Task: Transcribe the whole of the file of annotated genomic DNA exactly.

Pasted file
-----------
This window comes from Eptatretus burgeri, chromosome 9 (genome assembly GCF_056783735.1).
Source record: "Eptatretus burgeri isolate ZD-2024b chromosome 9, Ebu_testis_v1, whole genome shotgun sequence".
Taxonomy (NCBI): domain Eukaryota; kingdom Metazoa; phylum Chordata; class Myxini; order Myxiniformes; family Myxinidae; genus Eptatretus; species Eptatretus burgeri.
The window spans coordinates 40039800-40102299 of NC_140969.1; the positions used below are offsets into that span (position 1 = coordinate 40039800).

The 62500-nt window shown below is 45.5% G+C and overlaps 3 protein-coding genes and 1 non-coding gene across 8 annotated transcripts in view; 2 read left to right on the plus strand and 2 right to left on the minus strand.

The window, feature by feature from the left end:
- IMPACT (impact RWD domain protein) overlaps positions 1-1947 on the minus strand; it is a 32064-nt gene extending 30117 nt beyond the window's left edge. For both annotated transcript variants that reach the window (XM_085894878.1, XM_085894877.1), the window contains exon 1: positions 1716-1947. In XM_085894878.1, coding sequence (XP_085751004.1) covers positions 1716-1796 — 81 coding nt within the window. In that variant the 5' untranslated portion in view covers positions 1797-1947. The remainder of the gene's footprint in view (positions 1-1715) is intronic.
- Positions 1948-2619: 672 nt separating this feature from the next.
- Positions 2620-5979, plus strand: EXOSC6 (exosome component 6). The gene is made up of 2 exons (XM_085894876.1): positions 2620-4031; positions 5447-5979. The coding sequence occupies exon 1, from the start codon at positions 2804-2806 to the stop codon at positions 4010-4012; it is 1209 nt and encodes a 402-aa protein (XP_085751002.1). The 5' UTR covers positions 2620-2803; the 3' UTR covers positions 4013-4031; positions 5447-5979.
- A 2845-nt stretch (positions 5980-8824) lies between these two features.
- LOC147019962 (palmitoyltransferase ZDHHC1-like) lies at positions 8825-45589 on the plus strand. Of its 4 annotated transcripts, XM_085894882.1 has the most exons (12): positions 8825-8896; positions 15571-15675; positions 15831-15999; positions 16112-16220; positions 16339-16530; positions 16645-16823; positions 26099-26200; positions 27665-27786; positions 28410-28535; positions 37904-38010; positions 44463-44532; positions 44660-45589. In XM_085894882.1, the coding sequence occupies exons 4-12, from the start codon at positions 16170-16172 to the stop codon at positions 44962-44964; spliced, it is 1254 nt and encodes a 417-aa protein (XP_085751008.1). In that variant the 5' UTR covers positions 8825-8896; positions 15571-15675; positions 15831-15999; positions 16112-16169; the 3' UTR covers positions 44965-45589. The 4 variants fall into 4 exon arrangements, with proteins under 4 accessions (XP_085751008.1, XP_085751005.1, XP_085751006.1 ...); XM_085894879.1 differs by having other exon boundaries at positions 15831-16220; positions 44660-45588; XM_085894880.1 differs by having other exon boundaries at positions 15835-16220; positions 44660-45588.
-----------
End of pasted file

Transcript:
This window comes from Eptatretus burgeri, chromosome 9 (genome assembly GCF_056783735.1).
Source record: "Eptatretus burgeri isolate ZD-2024b chromosome 9, Ebu_testis_v1, whole genome shotgun sequence".
Taxonomy (NCBI): domain Eukaryota; kingdom Metazoa; phylum Chordata; class Myxini; order Myxiniformes; family Myxinidae; genus Eptatretus; species Eptatretus burgeri.
The window spans coordinates 40039800-40102299 of NC_140969.1; the positions used below are offsets into that span (position 1 = coordinate 40039800).

The 62500-nt window shown below is 45.5% G+C and overlaps 3 protein-coding genes and 1 non-coding gene across 8 annotated transcripts in view; 2 read left to right on the plus strand and 2 right to left on the minus strand.

The window, feature by feature from the left end:
- IMPACT (impact RWD domain protein) overlaps positions 1-1947 on the minus strand; it is a 32064-nt gene extending 30117 nt beyond the window's left edge. For both annotated transcript variants that reach the window (XM_085894878.1, XM_085894877.1), the window contains exon 1: positions 1716-1947. In XM_085894878.1, coding sequence (XP_085751004.1) covers positions 1716-1796 — 81 coding nt within the window. In that variant the 5' untranslated portion in view covers positions 1797-1947. The remainder of the gene's footprint in view (positions 1-1715) is intronic.
- Positions 1948-2619: 672 nt separating this feature from the next.
- Positions 2620-5979, plus strand: EXOSC6 (exosome component 6). The gene is made up of 2 exons (XM_085894876.1): positions 2620-4031; positions 5447-5979. The coding sequence occupies exon 1, from the start codon at positions 2804-2806 to the stop codon at positions 4010-4012; it is 1209 nt and encodes a 402-aa protein (XP_085751002.1). The 5' UTR covers positions 2620-2803; the 3' UTR covers positions 4013-4031; positions 5447-5979.
- A 2845-nt stretch (positions 5980-8824) lies between these two features.
- LOC147019962 (palmitoyltransferase ZDHHC1-like) lies at positions 8825-45589 on the plus strand. Of its 4 annotated transcripts, XM_085894882.1 has the most exons (12): positions 8825-8896; positions 15571-15675; positions 15831-15999; positions 16112-16220; positions 16339-16530; positions 16645-16823; positions 26099-26200; positions 27665-27786; positions 28410-28535; positions 37904-38010; positions 44463-44532; positions 44660-45589. In XM_085894882.1, the coding sequence occupies exons 4-12, from the start codon at positions 16170-16172 to the stop codon at positions 44962-44964; spliced, it is 1254 nt and encodes a 417-aa protein (XP_085751008.1). In that variant the 5' UTR covers positions 8825-8896; positions 15571-15675; positions 15831-15999; positions 16112-16169; the 3' UTR covers positions 44965-45589. The 4 variants fall into 4 exon arrangements, with proteins under 4 accessions (XP_085751008.1, XP_085751005.1, XP_085751006.1 ...); XM_085894879.1 differs by having other exon boundaries at positions 15831-16220; positions 44660-45588; XM_085894880.1 differs by having other exon boundaries at positions 15835-16220; positions 44660-45588.